Music, to a lot of people, is nothing more than background noise. It is nothing more than something to dance to at parties and clubs, or something to listen to on long drives. It is something that is disposable to many people – buy a cd, listen to the single a few times, put it away. I am not like this. I believe in the power of music – the power to make us remember, help us forget, and bring us together.
In 1992, I was around four years old, sitting in the back of my parent’s Bronco on a warm July morning. My father was taking us fishing. On the drive, a song came on the radio. My father began to sing the opening line (She’s a good girl/Loves her mama/Loves Jesus/And America, too…) and carried it all the way into the chorus, my brother and sister humming the melody. The chorus picked up and I belted it as loud as was possible. It was the first song I can ever remember being in love with.
Years later, I was riding in the passenger seat of an old Volvo on the last day of high school – forever. We skipped the last few hours of the day to go to his house, drink, and listen to music. As we drove down the highway, the smell of summer soon approaching in the air, we sing to the tune of Elvis Costello. He strums the rhythm of the bass line with his thumbs onto the steering wheel. Later that evening, a little buzzed and bored, we buy doughnuts and decide to go to a baseball game. As we walk to the field, the sky is turning purple and red. There is a man in a small, rusty Ford pick-up truck driving past us, “Dancing in the Dark” blasting from his stereo. We begin to dance, right there in the middle of parking lot, in front of around sixty people. We were young and alive. We had our whole lives ahead of us; the time was right, the song was right. We were right.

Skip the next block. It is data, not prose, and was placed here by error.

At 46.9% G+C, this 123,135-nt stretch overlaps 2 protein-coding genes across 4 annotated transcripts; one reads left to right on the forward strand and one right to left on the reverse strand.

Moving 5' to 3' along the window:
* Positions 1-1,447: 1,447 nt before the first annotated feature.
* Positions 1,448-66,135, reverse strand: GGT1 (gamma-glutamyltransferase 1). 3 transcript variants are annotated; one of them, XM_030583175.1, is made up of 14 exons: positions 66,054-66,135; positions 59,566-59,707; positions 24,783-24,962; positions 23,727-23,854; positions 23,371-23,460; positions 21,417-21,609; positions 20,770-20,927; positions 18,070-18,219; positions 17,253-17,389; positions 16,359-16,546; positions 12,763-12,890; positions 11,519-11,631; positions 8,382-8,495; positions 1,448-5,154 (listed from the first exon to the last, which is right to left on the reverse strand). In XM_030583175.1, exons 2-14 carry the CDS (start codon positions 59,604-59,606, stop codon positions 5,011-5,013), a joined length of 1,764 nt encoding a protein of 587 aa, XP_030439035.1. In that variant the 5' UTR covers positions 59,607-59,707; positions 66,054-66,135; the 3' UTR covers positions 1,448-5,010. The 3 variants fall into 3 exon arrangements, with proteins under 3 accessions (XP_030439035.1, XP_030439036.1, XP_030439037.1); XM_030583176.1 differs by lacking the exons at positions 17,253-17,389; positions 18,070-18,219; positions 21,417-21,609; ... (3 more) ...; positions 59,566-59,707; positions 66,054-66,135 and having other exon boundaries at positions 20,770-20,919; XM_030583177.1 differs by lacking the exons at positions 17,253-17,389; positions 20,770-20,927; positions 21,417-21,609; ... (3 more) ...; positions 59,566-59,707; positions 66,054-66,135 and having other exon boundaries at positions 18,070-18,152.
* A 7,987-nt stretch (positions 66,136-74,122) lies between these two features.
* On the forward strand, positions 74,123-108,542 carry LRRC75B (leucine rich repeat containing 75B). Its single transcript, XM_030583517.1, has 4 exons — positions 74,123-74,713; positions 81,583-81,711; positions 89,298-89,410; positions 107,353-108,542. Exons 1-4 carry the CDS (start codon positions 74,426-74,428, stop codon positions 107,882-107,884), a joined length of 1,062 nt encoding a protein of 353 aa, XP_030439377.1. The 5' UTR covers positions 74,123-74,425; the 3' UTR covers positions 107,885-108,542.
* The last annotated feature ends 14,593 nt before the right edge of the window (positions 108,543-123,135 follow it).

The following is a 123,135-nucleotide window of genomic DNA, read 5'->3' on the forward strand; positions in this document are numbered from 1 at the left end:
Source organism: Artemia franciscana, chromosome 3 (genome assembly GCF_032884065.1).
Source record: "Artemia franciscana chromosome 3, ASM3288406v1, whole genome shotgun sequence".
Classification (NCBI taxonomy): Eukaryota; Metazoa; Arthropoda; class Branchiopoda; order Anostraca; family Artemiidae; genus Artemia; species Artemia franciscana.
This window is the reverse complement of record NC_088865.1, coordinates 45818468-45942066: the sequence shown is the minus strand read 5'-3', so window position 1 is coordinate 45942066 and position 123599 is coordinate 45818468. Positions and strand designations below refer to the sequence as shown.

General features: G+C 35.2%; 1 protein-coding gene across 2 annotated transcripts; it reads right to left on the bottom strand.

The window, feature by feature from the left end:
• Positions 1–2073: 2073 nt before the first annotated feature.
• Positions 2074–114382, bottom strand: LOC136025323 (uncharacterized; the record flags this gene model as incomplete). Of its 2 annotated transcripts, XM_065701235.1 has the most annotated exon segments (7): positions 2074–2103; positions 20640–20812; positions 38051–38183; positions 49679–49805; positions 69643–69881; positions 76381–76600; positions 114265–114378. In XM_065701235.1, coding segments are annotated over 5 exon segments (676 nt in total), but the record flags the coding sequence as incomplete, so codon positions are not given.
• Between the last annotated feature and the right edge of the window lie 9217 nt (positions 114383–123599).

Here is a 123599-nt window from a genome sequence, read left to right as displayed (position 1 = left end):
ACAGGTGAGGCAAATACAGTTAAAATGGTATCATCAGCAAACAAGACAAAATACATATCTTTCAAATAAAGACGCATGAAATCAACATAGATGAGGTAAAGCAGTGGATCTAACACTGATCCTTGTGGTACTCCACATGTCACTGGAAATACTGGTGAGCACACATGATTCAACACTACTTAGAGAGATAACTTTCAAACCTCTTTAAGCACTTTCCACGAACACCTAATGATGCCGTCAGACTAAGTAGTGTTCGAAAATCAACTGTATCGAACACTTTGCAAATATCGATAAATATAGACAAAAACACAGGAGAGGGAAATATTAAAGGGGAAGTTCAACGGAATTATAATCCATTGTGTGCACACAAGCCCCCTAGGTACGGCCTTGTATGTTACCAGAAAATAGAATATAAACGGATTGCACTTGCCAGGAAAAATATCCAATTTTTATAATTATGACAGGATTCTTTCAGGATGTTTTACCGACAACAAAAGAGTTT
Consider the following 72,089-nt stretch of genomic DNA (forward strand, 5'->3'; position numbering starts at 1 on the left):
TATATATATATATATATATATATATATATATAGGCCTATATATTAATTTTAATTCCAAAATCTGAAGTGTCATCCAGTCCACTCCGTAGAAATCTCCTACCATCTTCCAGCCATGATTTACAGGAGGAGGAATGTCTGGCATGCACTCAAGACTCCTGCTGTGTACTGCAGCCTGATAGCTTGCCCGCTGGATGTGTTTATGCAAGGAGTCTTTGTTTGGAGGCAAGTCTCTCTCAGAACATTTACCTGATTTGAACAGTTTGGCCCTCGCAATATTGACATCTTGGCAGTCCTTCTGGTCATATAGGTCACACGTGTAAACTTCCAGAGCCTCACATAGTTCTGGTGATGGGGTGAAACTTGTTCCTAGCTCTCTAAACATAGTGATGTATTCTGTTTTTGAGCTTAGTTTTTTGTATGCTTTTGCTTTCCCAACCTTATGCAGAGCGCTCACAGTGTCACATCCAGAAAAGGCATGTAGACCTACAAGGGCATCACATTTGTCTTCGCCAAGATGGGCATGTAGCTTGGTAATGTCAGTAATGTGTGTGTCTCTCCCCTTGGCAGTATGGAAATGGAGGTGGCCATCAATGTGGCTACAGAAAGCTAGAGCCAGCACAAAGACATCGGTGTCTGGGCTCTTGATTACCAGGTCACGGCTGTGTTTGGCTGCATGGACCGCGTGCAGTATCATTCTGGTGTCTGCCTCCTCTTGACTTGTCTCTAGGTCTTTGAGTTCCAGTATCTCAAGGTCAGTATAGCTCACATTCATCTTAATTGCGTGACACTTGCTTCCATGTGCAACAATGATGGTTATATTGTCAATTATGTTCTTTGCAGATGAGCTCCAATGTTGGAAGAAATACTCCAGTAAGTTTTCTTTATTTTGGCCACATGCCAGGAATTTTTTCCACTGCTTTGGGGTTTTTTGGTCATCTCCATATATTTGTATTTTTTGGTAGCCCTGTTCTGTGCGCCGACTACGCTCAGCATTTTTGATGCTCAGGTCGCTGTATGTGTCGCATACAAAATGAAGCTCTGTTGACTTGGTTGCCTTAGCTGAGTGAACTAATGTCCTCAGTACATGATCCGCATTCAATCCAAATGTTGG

Months later, I was a freshman in college, depressed and going through my first real break-up with my first real boyfriend. It was around two in the morning as I left his house and drove the hour back to school, the tears in my eyes making it difficult to stay beside the fluorescent yellow divider lines. “Gloria” by Patti Smith comes on the radio. I smile. I sing. I am impervious to heartbreak.
Years later, the first song I ever loved still holds the same excitement and purity that it did back then. I still belt out all the lyrics to “Free Fallin”‘ when I am driving my car. Good music has a way of sticking around. I know I will feel the same excitement I felt the first time I heard Jeff Buckley’s voice when I discover a new artist, and in this, I believe.
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